For those who’ve been following along, you may know of my ongoing fascination with the tale of Urashima Taro. For those who aren’t familiar:
It’s about a young boy who helps a sea turtle who’s being harassed by a group of children. The next day a giant sea turtle rises up from the ocean to greet Urashima Taro, who unknowingly saved the daughter of the Emperor of the Sea, Ryojin, who wants to see him to thank him. Urashima Taro is brought to the bottom of the ocean where he meets the princess again, only this time she is a beautiful maiden. He stays for a few days but then wants to go home, as his mother is ill. The princess then gives him a mysterious box called tamatebako which will protect him from harm but which she tells him never to open. When he gets back to the surface, nothing is the same – his mother and his village gone. It turns out that 300 years had passed while he was underwater, though it only felt like a few days. Distraught, he opens the box given to him by the princess, only to find that it contains his age, instantly becoming old and grayed. From the sea comes the sad, sweet voice of the princess: “I told you not to open that box. In it was your old age …”
This week is British illustrator Celine Loup, who provides the scene where Urashima meets the princess for the first time. Celine has created a fantastic illustration with tons of details. If you look at Urashima’s jacket you’ll see what I mean. It’s also great that she was able to include the fish swimming around, a subtle nod to the fact that they’re chilling underwater without being heavy handed. A big thanks to Celine for continuing the tale.
You can see the other Urashima Taro wallpapers by clicking here.
Last May, Philip posted about the work of Rob Hodgson, a British illustrator whose works have a really nice craft feeling to them. He uses a lot of intricate patterns in his work as well as having a really unique color palette. A few months back I asked him if he’d create a desktop wallpaper for the site and he happily obliged, creating the interesting scene you see above. He says:
I wanted to do something a little abstract as the background with a central focus that was a bit tighter (most people I know have a little image in the middle as their backgrounds). I’m thinking of the monitor/iphone/ipad as a kind of frame, so hopefully in real life surroundings the image will tie together like that. As for the content it’s kind of a dream place, a weird jungle I keep coming back to in my work.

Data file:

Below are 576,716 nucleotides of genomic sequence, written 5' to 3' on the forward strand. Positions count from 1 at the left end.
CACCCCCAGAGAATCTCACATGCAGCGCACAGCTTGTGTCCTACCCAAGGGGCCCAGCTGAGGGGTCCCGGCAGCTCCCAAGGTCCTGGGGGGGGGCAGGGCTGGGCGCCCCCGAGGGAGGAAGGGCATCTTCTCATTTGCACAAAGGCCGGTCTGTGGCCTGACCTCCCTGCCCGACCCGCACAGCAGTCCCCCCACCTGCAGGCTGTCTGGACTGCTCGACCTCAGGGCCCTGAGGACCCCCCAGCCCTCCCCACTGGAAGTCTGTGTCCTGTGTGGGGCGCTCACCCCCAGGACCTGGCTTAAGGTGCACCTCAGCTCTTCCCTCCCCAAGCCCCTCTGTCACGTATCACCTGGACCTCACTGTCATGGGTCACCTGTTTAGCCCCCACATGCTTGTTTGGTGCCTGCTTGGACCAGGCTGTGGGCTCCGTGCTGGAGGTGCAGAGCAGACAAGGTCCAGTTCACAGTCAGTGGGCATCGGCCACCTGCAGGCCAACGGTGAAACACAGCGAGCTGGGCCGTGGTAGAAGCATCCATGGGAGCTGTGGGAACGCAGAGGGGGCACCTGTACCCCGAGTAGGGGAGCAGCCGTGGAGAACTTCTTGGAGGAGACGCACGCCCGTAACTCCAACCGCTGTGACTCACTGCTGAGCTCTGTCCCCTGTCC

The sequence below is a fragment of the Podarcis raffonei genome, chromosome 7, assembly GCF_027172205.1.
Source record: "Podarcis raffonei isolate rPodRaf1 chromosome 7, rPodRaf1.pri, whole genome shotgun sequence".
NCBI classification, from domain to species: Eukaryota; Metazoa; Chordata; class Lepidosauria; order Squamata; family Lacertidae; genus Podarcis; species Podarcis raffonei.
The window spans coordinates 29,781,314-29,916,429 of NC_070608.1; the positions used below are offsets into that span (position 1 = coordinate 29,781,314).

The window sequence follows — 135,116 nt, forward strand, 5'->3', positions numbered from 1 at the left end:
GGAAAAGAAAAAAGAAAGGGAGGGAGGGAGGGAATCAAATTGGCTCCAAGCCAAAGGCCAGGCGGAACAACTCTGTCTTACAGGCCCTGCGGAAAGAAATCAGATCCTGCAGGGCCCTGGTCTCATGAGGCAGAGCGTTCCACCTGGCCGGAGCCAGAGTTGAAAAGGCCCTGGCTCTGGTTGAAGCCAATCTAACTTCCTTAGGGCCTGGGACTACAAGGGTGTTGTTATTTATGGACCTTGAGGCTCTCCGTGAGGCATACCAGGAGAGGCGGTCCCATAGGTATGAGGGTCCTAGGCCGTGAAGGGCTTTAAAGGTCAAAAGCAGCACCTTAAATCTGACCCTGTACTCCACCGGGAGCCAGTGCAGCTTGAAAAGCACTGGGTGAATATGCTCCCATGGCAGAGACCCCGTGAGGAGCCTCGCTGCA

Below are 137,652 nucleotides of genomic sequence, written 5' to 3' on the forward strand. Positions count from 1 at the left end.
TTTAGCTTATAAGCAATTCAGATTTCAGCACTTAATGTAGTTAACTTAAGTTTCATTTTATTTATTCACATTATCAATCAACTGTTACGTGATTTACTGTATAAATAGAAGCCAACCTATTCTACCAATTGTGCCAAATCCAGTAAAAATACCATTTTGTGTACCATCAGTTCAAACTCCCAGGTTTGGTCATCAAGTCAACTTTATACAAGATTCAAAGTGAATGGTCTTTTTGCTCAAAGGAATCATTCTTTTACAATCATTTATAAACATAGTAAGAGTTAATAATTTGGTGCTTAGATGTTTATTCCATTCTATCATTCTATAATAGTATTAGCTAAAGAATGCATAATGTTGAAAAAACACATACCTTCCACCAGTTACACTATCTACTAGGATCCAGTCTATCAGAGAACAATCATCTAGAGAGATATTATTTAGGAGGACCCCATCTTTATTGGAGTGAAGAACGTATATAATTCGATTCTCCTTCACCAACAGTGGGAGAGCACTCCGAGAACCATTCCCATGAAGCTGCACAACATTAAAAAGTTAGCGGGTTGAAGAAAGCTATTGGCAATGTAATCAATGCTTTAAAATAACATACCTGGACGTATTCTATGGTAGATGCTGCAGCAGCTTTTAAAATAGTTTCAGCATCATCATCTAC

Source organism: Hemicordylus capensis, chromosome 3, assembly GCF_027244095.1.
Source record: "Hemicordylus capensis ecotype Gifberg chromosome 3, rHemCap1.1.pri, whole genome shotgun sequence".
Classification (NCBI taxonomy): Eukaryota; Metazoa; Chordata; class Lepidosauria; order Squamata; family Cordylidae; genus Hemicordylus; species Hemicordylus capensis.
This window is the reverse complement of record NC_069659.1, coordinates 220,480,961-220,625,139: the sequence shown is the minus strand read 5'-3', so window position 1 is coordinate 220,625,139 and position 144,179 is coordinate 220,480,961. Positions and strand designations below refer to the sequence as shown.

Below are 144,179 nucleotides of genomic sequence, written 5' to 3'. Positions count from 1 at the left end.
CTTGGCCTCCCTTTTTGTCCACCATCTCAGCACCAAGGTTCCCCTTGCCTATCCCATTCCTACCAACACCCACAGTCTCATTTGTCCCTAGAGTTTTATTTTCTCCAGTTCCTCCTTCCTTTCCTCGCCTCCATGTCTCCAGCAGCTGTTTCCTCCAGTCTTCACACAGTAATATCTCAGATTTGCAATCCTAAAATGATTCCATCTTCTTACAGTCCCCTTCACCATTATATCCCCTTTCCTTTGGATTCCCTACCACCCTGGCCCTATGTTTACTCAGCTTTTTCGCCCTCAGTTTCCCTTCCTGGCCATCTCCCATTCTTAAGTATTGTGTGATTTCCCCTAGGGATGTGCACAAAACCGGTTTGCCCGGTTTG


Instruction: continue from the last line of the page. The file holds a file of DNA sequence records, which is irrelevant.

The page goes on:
I think it looks great. I love the color and the way he framed the image is really interesting and allows those people with lots of icons to have plenty of space.
Well it’s February already, if you can believe it. But they say time flies when you’re having fun, right? This month’s collaboration with Ten Paces and Draw features a combo attack from Rand Renfrow and Marisa Seguin. You may remember that Rand sketched out the January wallpaper which we featured last month. This month Marissa did the initial sketch and Rand finished everything up.
I love that this feels like a connected wallpaper from last month, like a slow iteration. I also think it’s great that they were able to include funny holiday dates in this one, as I never knew there was a Public Sleeping Day. I hope you all enjoy the wallpaper and be sure to check back next Wednesday for another desktop wallpaper.
We’ve reached the end of our beautiful ride with Denise Nouvion and her lovely photos, but I have an extra surprise in store. Along with her final wallpaper, a beautiful image of a polaroid of a bike, we have a brand new track to preview from her the band she’s in, Memoryhouse. Pretty cool, if you ask me. I want to give a huge thanks to Denise for working with me on this. I think her images are lovely and I’m so happy they’ve been added to our pool of creative desktops.
Day four of our series with Denise Nouvion has arrived, and another beautiful desktop along with it. Today’s image, for lack of a better term, is pretty epic, a cloudy mountain range off in the distance. I get a big Miyazaki vibe from this image, it’s spooky and cool. If you’re looking for an image to make you feel all zen like, this might be the one for you. Be sure to check back in tomorrow for the last image in the series.
I’m a bit late in the day on this, but here is our third wallpaper from photographer Denise Nouvion. I really like today’s wallpaper because it’s so abstract and how vibrant the colors. You can clearly tell that it’s a window, but then around the edges everything gets a bit fuzzy and the whole image gets really interesting. It almost looks like oil in water, with lots of beautiful, murky colors.
You may have seen yesterday that we’ve got a special Desktop Wallpaper Project this week featuring the photos of Denise Nouvion. She takes these really dreamy photos saturated with amazing colors. Today’s wallpaper is a gem, and also happens to be the cover to her band Memoryhouse’s upcoming album, The Slideshow Effect. The double exposure is a really nice touch to this image, making it feel like it’s almost moving. And from a tech point of view, there’s lots of room to put your desktop stuff for both Mac and PC users.